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Nol: Weaving Threads of Palestinian History

Nol: Weaving Threads of Palestinian History

Much like a person, this brand has changed considerably over the last 3 years--continuously adapting and evolving as it took in new information, new perspectives, more nuance. We thought about using a cocoon/butterfly analogy but felt that the butterfly emerging from its cocoon was too final. We have much more evolving ahead of us. As we take pride in being students of the world and in adapting as we learn, it is time to close this book and open a new one. Nol Collective is here.

a bit of background:

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Before diving into the fate of the loom in Palestine, it is well worth taking a moment to explore the intricate process of wool to loom.

Nöl is the arabic word for "loom" (نول). A loom is a device used to weave cloth and tapestry. This manual instrument was a crucial element in Palestine’s textile history. In fact, Palestine has been popular in dyeing and weaving for centuries, with many textile practices centered on the loom.

The first stage is the preparation of the raw material, and it is either camel's hair, sheep's wool, or goat's hair. The colors of the raw wool are then separated from each other, then it is treated by drying and sending it to spin and converting it into threads.

The threads are then sent for dyeing to turn into bright colors, and then wash with the sea water of Gaza to stabilize the colors. 

Dyes were produced from local plants and insects: red was made from pomegranate and madder root, blue from the indigo plant, yellow from grape leaves or saffron, black from walnut shells, and yellow-green from sumac. With time, many villages came to be associated with the use of certain colors and threads.

Using the loom, the threads are then woven into many things, including horse saddles, rugs, gowns, carpets, children's swings, etc.

In many areas, the dyeing was often left to men and the weaving to women or vice-versa, both tasks done in groups (as was the case for many processes from agriculture to cooking). It seems that this process an intimate and communal one, not only between people but between Palestinians and their land as well.

what happened to the loom?

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Weaving was central to many areas of Palestine including Al Majdal, Gaza, Ramallah, Nazareth, Hebron and Nablus. Handwoven fabrics were largely linen or cotton—anything more expensive like silks was imported from Syria at the time. In fact, much of traditional Palestinian costume relied heavily on silk brocade fabrics imported from Syria, although this is not the case anymore.

The costumes and styles of the Galilee are one example of the collective regional textile industry. Cotton was grown in the Galilee, Silk imported from Syria, and linen from Egypt. The Galilee was also the source of the indigo and sumac dyes used for fabric used in costumes all over Palestine.

It's even said that the proximity of Syria to the North of Palestine, influenced the styles of costumes there. Much of this, of course, came to end with the Israeli occupation and the demolition of entire villages by Zionist militias in 1948.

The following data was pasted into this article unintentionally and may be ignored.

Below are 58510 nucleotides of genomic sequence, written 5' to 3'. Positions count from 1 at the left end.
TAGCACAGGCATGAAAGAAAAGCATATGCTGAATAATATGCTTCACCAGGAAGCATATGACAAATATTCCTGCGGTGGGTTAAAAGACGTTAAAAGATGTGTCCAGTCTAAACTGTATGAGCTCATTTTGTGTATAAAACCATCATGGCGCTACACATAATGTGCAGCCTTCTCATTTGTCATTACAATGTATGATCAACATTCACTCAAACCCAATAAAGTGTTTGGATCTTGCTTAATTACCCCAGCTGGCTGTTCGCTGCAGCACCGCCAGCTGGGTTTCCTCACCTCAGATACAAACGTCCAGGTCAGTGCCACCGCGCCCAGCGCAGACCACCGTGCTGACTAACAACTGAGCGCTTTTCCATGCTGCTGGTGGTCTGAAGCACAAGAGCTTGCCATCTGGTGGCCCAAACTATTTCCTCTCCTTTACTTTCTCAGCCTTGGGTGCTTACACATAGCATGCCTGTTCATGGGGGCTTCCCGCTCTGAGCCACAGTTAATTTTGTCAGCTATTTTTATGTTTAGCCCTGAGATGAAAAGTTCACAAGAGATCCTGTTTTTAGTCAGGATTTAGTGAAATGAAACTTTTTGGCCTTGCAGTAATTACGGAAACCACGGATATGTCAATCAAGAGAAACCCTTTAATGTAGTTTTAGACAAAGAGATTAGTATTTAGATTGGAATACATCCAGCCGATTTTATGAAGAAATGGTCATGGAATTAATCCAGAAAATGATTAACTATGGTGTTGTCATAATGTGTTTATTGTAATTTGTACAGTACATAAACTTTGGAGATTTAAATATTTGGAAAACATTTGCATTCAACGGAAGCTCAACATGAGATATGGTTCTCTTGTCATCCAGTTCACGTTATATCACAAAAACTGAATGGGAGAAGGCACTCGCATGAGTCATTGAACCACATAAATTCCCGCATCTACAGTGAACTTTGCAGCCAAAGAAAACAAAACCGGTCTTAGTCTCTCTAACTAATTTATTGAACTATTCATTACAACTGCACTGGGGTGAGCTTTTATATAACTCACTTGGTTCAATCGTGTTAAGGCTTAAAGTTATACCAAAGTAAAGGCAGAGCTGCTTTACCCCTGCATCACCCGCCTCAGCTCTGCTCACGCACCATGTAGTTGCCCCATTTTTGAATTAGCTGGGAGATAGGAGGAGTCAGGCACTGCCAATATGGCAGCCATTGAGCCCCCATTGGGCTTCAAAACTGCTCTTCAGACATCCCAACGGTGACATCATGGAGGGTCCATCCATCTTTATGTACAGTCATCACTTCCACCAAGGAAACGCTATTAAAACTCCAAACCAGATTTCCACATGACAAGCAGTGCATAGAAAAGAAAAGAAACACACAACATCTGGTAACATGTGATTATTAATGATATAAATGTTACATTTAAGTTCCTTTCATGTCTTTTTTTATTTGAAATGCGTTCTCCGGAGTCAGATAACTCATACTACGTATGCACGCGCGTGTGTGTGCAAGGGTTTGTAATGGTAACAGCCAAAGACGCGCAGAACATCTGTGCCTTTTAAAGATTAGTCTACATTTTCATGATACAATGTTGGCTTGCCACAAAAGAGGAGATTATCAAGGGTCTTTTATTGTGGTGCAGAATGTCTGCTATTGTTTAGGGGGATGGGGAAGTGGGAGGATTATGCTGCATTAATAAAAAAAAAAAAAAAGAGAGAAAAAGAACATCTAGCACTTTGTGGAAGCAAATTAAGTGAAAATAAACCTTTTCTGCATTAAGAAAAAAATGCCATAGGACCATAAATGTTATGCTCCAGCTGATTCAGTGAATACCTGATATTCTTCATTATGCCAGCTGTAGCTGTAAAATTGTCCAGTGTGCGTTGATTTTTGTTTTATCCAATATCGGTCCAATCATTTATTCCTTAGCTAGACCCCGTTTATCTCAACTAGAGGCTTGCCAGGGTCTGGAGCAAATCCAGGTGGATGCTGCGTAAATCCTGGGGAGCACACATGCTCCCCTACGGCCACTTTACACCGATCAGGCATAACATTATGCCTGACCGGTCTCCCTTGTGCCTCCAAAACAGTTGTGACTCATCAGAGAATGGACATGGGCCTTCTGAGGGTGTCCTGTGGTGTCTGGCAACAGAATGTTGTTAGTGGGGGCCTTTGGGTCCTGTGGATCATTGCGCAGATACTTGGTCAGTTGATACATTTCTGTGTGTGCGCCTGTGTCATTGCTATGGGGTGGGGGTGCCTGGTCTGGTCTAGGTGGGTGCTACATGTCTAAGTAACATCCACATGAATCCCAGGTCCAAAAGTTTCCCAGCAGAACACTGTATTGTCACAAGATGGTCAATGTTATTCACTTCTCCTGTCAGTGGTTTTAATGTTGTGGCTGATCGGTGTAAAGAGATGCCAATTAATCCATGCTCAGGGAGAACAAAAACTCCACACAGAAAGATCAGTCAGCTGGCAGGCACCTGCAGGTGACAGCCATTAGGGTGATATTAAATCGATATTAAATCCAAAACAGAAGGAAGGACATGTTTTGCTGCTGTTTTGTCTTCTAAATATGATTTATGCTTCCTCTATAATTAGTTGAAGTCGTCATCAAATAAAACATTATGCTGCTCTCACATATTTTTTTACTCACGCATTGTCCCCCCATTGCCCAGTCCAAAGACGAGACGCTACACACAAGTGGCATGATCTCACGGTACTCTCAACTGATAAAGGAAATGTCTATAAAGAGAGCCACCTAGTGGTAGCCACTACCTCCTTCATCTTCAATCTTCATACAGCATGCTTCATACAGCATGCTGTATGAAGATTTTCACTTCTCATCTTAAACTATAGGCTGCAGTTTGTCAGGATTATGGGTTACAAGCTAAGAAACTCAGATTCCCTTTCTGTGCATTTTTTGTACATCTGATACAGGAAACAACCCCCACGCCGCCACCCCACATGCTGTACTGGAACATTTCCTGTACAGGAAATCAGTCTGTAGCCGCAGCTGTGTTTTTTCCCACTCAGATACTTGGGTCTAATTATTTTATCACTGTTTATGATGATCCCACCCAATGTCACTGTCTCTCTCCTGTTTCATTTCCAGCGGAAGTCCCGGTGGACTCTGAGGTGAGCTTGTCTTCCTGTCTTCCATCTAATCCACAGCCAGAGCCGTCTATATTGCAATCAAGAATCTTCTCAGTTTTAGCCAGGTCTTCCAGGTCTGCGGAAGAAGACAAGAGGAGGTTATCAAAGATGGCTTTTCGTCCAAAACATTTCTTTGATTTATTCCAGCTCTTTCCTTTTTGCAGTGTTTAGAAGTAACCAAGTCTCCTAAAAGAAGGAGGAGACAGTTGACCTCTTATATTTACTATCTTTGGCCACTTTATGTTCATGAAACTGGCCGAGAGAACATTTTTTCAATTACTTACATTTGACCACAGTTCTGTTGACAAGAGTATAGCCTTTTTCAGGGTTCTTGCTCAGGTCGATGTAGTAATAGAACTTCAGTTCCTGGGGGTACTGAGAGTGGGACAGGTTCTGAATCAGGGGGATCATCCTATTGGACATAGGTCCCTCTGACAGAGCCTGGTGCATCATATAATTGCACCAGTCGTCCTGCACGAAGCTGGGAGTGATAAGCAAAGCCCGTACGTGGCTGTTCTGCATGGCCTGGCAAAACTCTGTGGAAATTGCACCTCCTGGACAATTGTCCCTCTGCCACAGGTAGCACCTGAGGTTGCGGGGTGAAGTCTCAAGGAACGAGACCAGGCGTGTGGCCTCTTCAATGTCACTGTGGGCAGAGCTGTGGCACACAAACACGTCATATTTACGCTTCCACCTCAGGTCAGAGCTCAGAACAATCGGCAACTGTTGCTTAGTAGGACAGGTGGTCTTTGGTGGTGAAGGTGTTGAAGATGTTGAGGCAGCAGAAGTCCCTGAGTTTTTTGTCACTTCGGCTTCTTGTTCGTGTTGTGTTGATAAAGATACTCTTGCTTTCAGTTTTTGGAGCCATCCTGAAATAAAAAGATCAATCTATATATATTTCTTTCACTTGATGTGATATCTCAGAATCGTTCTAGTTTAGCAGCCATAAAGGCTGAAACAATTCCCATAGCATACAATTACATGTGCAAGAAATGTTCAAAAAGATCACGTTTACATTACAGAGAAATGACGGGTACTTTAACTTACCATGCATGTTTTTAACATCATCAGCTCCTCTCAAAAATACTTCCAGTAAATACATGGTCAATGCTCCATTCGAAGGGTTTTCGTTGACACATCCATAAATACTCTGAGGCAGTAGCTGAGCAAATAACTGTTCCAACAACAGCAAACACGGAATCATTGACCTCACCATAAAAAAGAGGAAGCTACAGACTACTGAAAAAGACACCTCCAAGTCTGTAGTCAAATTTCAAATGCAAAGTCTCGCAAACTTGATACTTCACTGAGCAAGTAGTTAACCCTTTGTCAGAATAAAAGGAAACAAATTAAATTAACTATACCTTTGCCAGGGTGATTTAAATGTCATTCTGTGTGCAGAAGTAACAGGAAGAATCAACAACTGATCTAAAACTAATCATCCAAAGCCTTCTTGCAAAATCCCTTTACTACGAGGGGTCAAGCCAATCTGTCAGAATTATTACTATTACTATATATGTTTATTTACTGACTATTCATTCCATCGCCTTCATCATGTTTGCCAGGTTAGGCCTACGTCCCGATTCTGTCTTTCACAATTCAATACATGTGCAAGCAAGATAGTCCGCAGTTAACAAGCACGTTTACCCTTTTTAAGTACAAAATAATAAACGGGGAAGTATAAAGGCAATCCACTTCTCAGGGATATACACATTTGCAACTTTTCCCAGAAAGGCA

In recent years, Syria’s textile industry has dwindled, leaving those interested to hunt for the fabric in old shops nestled within old cities across the Levant. Syrian silk brocade has sadly become a symbol of both a once-intimate relationship between Palestinians and Syrians and a contemporary world which looks to be only a shadow of what it once was.

Weaving in Palestine also dwindled for a number of reasons. Israel’s military occupation warped Palestinian culture and identity, leaving us to piece the puzzle together ever since—much like colonization did for cultures throughout the global south. For example, al-Majdal village, only twenty kilometers from Gaza, was one of the largest and most critical centers of weaving in the region. Up to the mid-19th century, it was still equipped with more than 500 active looms. In 1948, al-Majdal was demolished by Israelis and its inhabitants literally put onto a bus and driven to Jordan. Some decedents, who were then forced to call refugee camps in Jordan “home,” attempted to carry on the practice from there. The practice was not passed down to newer generations, however, and was largely lost.

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Furthermore, under the weight of industrialization and globalization, manual looms were replaced with industrial looms. Those few weavers left in Gaza today face exceptionally difficult circumstances as they live in what can only be called an open-air prison, under siege for over a decade. Those weavers face difficulty in importing threads and in exporting products across an Israeli military checkpoint which does not even allow medical supplies across.

The team at Nöl Collective fell deeply in love with the loom because signifies a part of our identity lost to history. It also signifies the intimate connection between Palestinians and their land, as they use their livestock, plants, insects, and sea water to create beauty. The loom was and is a vehicle for this collective creative effort. And just as a loom brings threads together to create one beautiful piece, we also dedicate ourselves to bringing people together for something greater.

We hope that this brief overview will bring the term (نول) into your vocabulary and its history into your conversations. Do not mistake this instrument as a relic of the past, simply something upon which to create fabrics or rugs—but rather use this as a lens to begin exploring the intricate intersections of femininity, labor, earth, art, colonization, industrialization, displacement, and persistence.


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